For the next week, Seattle is Noir City and Parallax View is helping put it on the map.
“Noir City,” the traveling portion of The Film Noir Foundation’s annual San Francisco noir festival, opens it fifth edition in Seattle on Friday, February 11 and casts its long shadow with a week of double features, all presented on 35mm and presented in person by Eddie Muller.
On Monday, February 14, “For the Love of Film (Noir) Blogathon,” a celebration that casts its web across the Web to raise money for film restoration, kicks off and Parallax View is playing a part this year.
The timely convergence of the two out-of-time celebrations is too fateful (emphasis on the fate part) to ignore and Parallax View hopes to make the most of it.
A splendid year, in both quality and quantity. These were all shown for the first time in the Washington, DC area in 2010.
The best film is a tie: Certified Copy-Kiarostami Carlos-Assayas
The next seven, in roughly descending order: A Prophet-Jacques Audiard Somewhere-Coppola The Social Network-Fincher TheGhost Writer-Polanski The Strange Case of Angelica-Oliviera Red Riding Trilogy-in total, with James Marsh’s 1980 segment putting it on the list The Kids are Alright-Cholodenko
And for the final entry, a pairing I couldn’t resist: Police, Adjective-Poromboiu Winter’s Bone-Debra Granik
Truth proved far stranger than fiction in many of 2010’s best films. My favorite was Craig Ferguson’s devastating documentary, Inside Job, which painstakingly demonstrates just how our economy was hijacked by greed and ideology. In Roman Polanski’s Ghost Writer, Pierce Brosnan gives a career-best performance as a politician clearly based on Tony Blair. In Doug Liman’s Fair Game, Naomi Watts is equally persuasive as Valerie Plame Wilson, a vulnerable spy whose marriage is nearly demolished in a political feud. James Franco wins this year’s versatility award for convincingly reincarnating two exceptionally different people: Allen Ginsberg in Rob Epstein and Jeffrey Friedman’s underrated Howl and a carefree rock climber in Danny Boyle’s 127 Hours. Jesse Eisenberg deftly captures the drive and insecurities of Facebook’s billionaire chief, Mark Zuckerberg, in David Fincher’s The Social Network. The shameless wartime exploitation of the late Pat Tillman’s heroism is the focus of Amir Bar-Lev’s The Tillman Story, an excellent documentary that goes behind the headlines to suggest the personal extent of that loss. Jim Carrey’s excesses are tapped and artfully used in I Love You Phillip Morris, Glenn Ficarra and John Requa’s mostly true comedy about a con artist who is locked away in prison, but for how long? More fictional, but still quite strange, are Noah Baumbach’s Greenberg, a brave portrait of a mid-life washout played by Ben Stiller, and Derek Cianfrance’s Blue Valentine, with Michelle Williams and Ryan Gosling daring to play the walking wounded in an impossible marriage.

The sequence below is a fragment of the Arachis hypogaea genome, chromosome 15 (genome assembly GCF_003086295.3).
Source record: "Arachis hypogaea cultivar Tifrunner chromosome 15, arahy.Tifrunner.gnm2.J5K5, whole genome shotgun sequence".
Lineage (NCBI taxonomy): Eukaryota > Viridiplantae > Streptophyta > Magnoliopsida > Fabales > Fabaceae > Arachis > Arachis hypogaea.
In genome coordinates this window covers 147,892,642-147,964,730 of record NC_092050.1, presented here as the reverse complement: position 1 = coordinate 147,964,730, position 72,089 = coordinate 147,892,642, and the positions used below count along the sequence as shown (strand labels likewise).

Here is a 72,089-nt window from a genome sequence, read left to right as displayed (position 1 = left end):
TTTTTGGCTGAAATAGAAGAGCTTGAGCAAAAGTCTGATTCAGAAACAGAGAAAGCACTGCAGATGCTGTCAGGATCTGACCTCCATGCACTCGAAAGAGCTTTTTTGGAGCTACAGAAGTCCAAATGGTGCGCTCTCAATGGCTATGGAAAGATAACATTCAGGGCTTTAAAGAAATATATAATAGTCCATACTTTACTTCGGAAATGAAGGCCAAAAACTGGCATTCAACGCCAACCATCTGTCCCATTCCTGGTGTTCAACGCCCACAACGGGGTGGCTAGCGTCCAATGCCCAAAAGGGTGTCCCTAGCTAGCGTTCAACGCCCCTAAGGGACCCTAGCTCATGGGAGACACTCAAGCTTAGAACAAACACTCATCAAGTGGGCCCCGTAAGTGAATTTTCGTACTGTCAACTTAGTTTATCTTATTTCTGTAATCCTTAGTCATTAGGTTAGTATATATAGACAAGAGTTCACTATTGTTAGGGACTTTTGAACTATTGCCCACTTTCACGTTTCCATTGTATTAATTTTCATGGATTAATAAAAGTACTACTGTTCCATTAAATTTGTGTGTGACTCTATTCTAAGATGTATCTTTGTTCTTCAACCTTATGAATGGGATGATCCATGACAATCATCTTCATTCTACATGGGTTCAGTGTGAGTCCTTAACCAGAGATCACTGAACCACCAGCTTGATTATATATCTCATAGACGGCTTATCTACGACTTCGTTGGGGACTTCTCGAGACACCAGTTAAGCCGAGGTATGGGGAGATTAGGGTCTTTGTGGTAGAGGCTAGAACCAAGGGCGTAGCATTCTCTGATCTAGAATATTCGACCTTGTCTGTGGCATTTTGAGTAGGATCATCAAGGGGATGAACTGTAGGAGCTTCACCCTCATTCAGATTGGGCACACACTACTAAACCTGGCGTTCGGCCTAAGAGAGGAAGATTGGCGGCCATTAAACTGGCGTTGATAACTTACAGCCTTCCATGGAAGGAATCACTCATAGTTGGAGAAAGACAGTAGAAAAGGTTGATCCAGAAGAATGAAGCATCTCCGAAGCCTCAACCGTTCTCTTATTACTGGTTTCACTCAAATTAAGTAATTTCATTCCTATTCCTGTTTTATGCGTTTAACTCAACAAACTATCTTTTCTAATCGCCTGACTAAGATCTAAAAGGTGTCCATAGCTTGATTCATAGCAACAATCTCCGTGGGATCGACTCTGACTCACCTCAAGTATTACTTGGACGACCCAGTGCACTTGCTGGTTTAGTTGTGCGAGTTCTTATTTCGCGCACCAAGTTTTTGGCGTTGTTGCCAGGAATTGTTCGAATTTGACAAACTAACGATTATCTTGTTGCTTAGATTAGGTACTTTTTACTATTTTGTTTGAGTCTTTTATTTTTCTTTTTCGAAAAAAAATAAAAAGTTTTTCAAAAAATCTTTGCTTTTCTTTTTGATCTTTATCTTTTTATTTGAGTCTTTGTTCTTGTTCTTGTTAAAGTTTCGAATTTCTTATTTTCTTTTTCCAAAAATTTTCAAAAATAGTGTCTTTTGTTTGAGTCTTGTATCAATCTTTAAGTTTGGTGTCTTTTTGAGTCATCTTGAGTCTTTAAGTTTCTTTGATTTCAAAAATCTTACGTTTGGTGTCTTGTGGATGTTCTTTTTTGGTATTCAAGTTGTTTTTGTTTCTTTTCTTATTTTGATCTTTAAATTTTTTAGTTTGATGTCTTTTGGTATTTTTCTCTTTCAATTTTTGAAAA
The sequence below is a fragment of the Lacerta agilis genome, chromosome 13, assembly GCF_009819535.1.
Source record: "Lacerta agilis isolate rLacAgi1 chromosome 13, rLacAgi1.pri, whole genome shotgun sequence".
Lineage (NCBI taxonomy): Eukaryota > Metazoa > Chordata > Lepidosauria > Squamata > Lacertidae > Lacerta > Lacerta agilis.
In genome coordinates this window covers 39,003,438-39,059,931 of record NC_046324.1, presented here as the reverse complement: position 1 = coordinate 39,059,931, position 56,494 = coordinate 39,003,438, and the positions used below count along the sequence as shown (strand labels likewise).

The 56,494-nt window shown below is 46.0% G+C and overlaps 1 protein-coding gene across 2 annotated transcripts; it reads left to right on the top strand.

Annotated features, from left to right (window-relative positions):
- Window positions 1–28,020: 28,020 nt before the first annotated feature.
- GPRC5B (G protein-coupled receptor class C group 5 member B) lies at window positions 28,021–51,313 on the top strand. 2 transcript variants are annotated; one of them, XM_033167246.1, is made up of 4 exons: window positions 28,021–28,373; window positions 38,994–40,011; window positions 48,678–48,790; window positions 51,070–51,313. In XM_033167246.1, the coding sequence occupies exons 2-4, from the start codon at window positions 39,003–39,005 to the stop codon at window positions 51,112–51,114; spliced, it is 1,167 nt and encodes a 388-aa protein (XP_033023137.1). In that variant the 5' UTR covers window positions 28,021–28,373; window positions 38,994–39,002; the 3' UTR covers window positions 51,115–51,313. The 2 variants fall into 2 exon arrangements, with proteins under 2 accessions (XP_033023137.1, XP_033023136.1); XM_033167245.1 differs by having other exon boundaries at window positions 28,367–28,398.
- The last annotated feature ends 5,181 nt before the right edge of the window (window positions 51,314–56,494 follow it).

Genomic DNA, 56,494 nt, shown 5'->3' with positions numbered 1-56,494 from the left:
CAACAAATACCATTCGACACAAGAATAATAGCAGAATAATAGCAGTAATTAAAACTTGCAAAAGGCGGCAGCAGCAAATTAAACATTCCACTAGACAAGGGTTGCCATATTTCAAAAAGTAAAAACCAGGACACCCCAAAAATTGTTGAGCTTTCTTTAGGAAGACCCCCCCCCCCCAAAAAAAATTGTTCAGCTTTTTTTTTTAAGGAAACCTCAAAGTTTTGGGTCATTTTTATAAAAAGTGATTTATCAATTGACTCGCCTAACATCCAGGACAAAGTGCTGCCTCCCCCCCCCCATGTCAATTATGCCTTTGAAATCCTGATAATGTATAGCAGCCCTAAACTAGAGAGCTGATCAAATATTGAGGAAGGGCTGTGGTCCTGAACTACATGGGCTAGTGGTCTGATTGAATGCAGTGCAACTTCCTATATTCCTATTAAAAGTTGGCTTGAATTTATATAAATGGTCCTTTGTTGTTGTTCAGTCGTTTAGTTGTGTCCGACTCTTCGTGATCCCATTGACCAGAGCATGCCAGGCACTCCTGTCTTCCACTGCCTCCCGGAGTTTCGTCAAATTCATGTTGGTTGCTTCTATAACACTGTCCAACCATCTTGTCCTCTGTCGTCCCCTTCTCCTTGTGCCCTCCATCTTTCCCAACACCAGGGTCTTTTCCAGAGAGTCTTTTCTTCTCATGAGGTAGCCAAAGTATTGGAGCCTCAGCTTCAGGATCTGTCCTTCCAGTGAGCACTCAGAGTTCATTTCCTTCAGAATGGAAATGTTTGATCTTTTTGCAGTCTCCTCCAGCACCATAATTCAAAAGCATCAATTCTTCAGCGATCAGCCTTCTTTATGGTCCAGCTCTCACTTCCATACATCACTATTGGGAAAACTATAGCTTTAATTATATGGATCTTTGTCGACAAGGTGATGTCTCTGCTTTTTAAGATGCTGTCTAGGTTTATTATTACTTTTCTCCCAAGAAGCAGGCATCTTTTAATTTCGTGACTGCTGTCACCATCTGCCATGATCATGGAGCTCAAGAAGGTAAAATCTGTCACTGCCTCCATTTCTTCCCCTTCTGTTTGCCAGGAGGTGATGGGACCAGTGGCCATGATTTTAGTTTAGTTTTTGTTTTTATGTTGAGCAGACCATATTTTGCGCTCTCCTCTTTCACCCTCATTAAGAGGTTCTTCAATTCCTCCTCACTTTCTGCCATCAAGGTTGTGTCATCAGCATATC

A second 10: The King’s Speech, Animal Kingdom, Cairo Time, Life During Wartime, Toy Story 3, Never Let Me Go, Shutter Island, Restrepo, Cell 211, Joan Rivers: A Piece of Work.
1. A Prophet
2. Winter’s Bone
3. Four Lions
5. The Ghost Writer
6. Eccentricities of a Blond-Haired Girl
7. Mid-August Lunch
8. True Grit
9. The Kids Are All Right
Parallax View contributed a few pieces for the Blogathon, which we spotlight in remembrance of Chabrol. By way of introduction, I quote Richard T. Jameson’s essay:
Claude Chabrol was one of the “young Turk” critics-turned-filmmakers who constituted the New Wave of French cinema at the turn of the ’60s. At the time, he ran a distant third to the iconoclastic, theoretical Jean-Luc Godard and the warm-hearted, soaringly lyrical François Truffaut. But in the late ’60s, Chabrol emerged as a magisterially accomplished classicist, with an unbroken string of masterpieces that established him as one of the world’s finest directors. He has managed to remain commercially viable—indeed, awesomely prolific—over the ensuing decades, while pursuing his own distinctive, coolly detached vision of life and cinema.
And leave you with a short piece by Chabrol not on any compilation we know of: a commercial for Winston cigarettes directed as an American detective noir, in English, with a Bogie drawl and French subtitles. Salut, M. Chabrol!
The following press release was sent by Lloyd Kaufman, President of Troma Entertainment and Chairperson of the Independent Film & Television Alliance, in response to the report in The New York Times about a possible deal that would allow Google and Verizon greater access to the Internet, which they would then sell to customers at a premium. To quote the article, which was published on August 4: “Such an agreement could overthrow a once-sacred tenet of Internet policy known as net neutrality, in which no form of content is favored over another. In its place, consumers could soon see a new, tiered system, which, like cable television, imposes higher costs for premium levels of service.”
We reprint the letter in its entirety. Please feel free to copy, paste and run on your site and blogs or E-mail around. (See also our interview with Lloyd Kaufman on Parallax View, where he discusses, among other things, his efforts to fight for net neutrality in the face of corporate pressure.)
As many of you may know, there is disastrous news on the front page of The New York Times today. Verizon and other mega-conglomerates have conspired to kill the last democratic medium: the Internet. It is imperative that we all take action immediately to fight for the only true agent of free information and diversity left in this country. Please spread my anti-mega-conglomerate PSA to all your contacts and post it on your blogs. Call the FCC and your elected representatives and urge them to defend net neutrality. Go to Save the Internet and contribute your thoughts. We must use the Internet to speak out on this matter while we still can.